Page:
MORE ABOUT THE STRATEGY USED IN THIS CASE STUDY Sector-specific job training, Job placement services and supports



  • In 2014, researchers at Opportunity Insights published a study on intergenerational mobility in America’s 50 largest cities. Charlotte ranked last - the study found that a child born in Charlotte to a family with an income in the bottom quintile had only a 4.4 percent chance of reaching the top quintile in their lifetime.

  • In response, local government and civic leaders launched the Charlotte-Mecklenburg Opportunity Task Force in 2015. The Task Force called for investments in internships and career-connected pathways through post-secondary education. To help meet that need, Year Up, a Boston-based nonprofit, expanded to Charlotte in 2019. The Year Up program operates tuition-free and provides its mostly low-income participants with six months of sector-specific technical coursework followed by a six-month internship, with the goal of transitioning them into full-time roles.

  • Keys to the program’s success included strong support among local leaders for investments in interventions to boost economic mobility; a community college partner committed to strengthening the coursework offered through the program; a strong network of employers offering high-quality internships; an inclusive and holistic approach to recruitment and admissions; and building a local Year Up team with strong connections to young adults in Charlotte, which allowed it to enroll a large first cohort.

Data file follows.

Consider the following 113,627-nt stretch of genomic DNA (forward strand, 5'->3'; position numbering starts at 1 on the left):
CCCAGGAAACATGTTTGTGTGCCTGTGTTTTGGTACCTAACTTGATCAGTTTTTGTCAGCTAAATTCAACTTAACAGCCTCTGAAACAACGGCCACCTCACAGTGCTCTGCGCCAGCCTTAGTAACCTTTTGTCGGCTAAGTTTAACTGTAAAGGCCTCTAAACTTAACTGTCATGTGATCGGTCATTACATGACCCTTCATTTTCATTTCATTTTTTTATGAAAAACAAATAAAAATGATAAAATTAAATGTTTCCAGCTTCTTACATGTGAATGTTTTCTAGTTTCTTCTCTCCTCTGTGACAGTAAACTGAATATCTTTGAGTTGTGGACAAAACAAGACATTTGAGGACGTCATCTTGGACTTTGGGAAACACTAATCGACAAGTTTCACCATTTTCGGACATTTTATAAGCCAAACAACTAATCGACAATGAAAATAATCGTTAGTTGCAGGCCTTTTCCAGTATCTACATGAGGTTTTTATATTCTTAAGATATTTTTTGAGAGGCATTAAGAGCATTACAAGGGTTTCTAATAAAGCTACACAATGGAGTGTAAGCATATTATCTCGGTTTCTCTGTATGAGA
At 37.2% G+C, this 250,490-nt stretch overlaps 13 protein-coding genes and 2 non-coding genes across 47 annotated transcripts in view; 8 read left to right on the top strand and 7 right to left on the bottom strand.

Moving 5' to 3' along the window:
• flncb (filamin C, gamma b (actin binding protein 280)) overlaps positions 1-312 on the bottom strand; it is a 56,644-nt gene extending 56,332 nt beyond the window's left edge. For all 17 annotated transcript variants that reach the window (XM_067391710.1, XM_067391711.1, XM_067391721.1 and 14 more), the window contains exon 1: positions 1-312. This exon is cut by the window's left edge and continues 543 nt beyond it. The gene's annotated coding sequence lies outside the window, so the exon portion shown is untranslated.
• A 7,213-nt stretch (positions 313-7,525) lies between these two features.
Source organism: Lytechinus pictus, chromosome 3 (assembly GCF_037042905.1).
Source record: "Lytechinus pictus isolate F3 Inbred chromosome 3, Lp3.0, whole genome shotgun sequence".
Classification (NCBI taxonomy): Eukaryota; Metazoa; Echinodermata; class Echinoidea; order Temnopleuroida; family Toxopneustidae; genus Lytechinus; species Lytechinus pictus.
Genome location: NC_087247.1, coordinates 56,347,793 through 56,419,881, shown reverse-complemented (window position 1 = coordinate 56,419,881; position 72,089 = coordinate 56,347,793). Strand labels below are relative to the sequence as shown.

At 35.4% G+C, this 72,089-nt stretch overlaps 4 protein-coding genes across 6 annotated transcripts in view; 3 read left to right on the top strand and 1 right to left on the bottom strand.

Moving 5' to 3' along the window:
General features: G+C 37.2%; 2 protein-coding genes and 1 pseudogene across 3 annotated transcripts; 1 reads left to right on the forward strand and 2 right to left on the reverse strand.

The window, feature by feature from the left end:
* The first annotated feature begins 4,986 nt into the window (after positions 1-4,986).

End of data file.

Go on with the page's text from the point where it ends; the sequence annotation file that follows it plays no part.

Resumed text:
• Challenges faced by the program included meeting strong demand from employers and securing year-long commitments from students.

Results and accomplishments


A 7-year impact evaluation of Year Up found that participants earned, on average, 28% ($1,895) more per quarter than a control group. Effects persisted throughout the seven-year period.


As of November 2021, 85 percent of all Year Up Charlotte alumni were in full-time, training-aligned roles, with another 5 percent enrolled in school.


The average starting salary for Year Up Charlotte participants is $25.50/hour or $53,040/year. Prior to enrollment, more than half of Year Up Charlotte participants reported that they earned less than $25,000 per year.

  • Year Up’s largest founding cohort: Year Up Charlotte enrolled 50 students in its first cohort in 2019 -- the largest in Year Up’s two decades of operation. All students in that cohort interned at Bank of America, and 70 percent secured full-time employment there after the program concluded (10 percent continued their education). Through Fall 2021, Year Up Charlotte has served more than 300 young adults, with 125 interning at Bank of America.
  • Raising earning potential for participants: Alumni of Year Up Charlotte earn an average starting salary of $53,040. More than half of those graduates were earning $25,000 or less prior to enrollment, meaning that Year Up helped many students double their incomes in the short term while also significantly increasing their earning potential over the long term.
  • Launching an accelerated program: After two years of building out its Charlotte site, Year Up launched an accelerated program for young adults with some previous technical experience in Java programming, cyber security, or business. Instead of six months of coursework, the accelerated program provides a cohort of 18-29 year olds with an 8-week training course before starting Year Up’s standard 6-month corporate internship. The first cohort had 8 participants, and has grown each cycle since. The program’s current target is 30 students per cohort.
  • Recognition for outstanding collaboration: In January 2021, the North Carolina State Board of Community Colleges honored Central Piedmont Community College with its Distinguished Partners in Excellence award for its work alongside Year Up and Bank of America. The honor recognized the partners’ successful launch and scaling of the Year Up model while navigating the COVID-19 pandemic, including conducting classwork and internships remotely.


What was the challenge?